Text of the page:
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Dave Sekera, chief US market strategist at Morningstar, says that he’s watching for insights on banks’ delinquency rates. Consumers have increasingly fallen behind on or missed payments in recent months as they get squeezed by high interest rates. But banks could see higher losses compared to 2023 if the economy were to experience a downturn, the Fed warned. Investors are wagering that the central bank will begin easing rates as soon as September, according to the CME FedWatch Tool. “The worst outcome for all of us is what you call stagflation: higher rates and recession,” Dimon said in an interview with CNBC.
Persons: Wells Fargo, Goldman Sachs, Dave Sekera, Stocks, JPMorgan Chase, Jamie Dimon, Dimon, Matt Egan, it’s, , Joe Brusuelas, Mark Zandi, ” Zandi, , Jerome Powell, Erika Tulfo, “ It’s, Neil Saunders, Abrigo, Gen Organizations: CNN Business, Bell, New York CNN, United, United States ’, JPMorgan Chase, Citigroup, Bank of America, Morningstar, Federal Reserve Bank of New, Fed, Federal Deposit Insurance Corporation, JPMorgan, CNBC, Federal, RSM, , Moody’s, CNN, GlobalData, Apple Locations: New York, United States, Federal Reserve Bank of New York, China
The US economy faces a new threat
  + stars: | 2024-07-10 | by ( Matt Egan | )   time to read: +6 min
‘The labor market may be turning’To be clear, the jobs market is by no means imploding. Powell highlighted these changes, telling lawmakers that recent indicators “send a pretty clear signal that labor market conditions have cooled considerably” from two years. The current risk is that the Fed is injecting inflation-fighting medicine into an economy that no longer needs it. “A balanced labor market with too restrictive rates from the Fed will not remain balanced for long,” Brusuelas said. “Equally as worrisome for the Fed should be the potential for a sharper deterioration in the labor market and economic activity.
Persons: it’s, , Joe Brusuelas, Mark Zandi, ” Zandi, , Jerome Powell, ” Powell, Jobs, Powell, ” Brusuelas, Ken Kim, Kim, ” Kim, Donald Trump’s, Zandi, Fed Organizations: New, New York CNN, Federal, RSM, , Moody’s, Fed, CNN, KPMG Locations: New York, Russia, Ukraine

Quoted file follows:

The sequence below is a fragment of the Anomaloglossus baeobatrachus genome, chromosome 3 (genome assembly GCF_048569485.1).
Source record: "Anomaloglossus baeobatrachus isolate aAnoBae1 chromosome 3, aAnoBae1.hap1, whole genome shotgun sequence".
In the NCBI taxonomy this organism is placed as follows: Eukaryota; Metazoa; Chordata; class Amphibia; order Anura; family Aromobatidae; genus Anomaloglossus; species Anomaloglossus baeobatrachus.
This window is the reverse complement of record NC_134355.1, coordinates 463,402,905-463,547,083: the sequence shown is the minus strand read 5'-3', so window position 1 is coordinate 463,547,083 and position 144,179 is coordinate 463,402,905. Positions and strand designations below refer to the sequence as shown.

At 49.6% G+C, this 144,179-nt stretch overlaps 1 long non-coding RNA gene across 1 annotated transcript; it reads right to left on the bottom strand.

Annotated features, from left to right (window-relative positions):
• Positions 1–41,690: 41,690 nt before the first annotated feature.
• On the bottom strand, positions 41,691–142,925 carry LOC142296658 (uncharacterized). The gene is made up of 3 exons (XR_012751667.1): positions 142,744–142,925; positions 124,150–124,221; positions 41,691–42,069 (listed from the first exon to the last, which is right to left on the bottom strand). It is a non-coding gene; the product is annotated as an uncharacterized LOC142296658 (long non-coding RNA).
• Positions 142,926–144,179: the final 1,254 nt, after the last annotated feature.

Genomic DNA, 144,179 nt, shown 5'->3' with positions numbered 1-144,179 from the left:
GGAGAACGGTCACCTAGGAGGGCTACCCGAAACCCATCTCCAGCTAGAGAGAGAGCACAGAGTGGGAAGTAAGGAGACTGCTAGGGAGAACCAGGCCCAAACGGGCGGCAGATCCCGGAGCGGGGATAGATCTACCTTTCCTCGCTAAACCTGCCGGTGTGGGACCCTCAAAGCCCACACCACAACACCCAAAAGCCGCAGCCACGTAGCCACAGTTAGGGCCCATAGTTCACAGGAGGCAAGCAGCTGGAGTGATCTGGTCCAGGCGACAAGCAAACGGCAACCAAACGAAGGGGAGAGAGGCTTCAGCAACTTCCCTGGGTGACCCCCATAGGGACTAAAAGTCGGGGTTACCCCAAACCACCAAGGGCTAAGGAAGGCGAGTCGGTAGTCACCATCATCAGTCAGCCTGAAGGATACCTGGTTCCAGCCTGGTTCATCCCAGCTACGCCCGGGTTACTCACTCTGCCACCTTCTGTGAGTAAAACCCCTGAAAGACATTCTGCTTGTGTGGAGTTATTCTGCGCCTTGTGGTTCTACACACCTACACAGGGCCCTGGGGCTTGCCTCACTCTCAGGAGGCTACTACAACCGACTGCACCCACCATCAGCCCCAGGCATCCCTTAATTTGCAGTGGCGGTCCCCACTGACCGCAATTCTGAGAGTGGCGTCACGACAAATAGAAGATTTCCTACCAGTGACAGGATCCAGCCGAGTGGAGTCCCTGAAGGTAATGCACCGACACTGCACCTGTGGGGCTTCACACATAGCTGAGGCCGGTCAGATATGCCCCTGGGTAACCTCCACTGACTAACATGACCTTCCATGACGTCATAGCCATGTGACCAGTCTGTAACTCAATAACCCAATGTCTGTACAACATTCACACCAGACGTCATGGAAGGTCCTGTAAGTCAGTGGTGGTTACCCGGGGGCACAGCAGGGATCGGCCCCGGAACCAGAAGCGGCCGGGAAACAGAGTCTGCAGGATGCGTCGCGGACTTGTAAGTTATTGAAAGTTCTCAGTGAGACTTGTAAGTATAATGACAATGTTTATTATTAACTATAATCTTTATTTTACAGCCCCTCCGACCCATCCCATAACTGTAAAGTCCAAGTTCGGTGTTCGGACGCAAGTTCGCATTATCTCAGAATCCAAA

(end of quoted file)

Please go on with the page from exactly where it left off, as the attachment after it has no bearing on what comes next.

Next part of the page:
“Interpreting economic data is like interpreting a Monet painting in the best of times,” Mark Zandi, chief economist at Moody’s Analytics, told CNN in an interview. “When President Biden takes credit for all jobs and says Trump lost all the jobs? “And until it does, we won’t have a real good sense of what the new metrics are that reflect the direction in the economy and consumer confidence.”Twenty years ago, presidential elections came down to “jobs, jobs, jobs,” Brusuelas said. “They’re going to be thinking, ‘Wait a minute, all this money’s going into this and can replace the job that guys like me do? For the average person, the economic data only means so much anyways, Brusuelas said, adding that it comes down to “protein and petrol” versus percentage points.
Persons: Monet, ” Mark Zandi, it’s, Joe Biden, Donald Trump, “ Trump, Biden, ” Zandi, , Trump, , Joe Brusuelas, ” Brusuelas, “ That’s, It’s, They’re, ’ ”, Brusuelas Organizations: CNN, Moody’s, Trump, RSM, Democrat, Nvidia, Locations: what’s
Within the walls of the White House, it was seen the same way, stoking relief among officials, who said the data hewed near the team’s own targets for ideal job creation. In the wake of the latest jobs report, many market participants are now expecting the Federal Reserve to begin cutting interest rates in September, potentially easing a source of consternation for voters. Mark Zandi, an economist at Moody’s cited frequently by the White House, said certain psychological thresholds will remain important as the election approaches. In the meantime, White House officials continue to watch the data carefully and refrain from declaring victory until it bears out the trajectory the Biden administration wants to see. “The best measure of inflation is inflation,” the official told CNN.
Persons: Joe Biden, Ron Klain, , Mark Zandi, Moody’s, ” Zandi, Biden “, ” Biden, Mandel Ngan, – Biden, Biden Organizations: CNN, Federal Reserve, White, Biden, Democratic, Reserve, Wilmington Convention, Getty Locations: Wilmington, Wilmington , North Carolina, AFP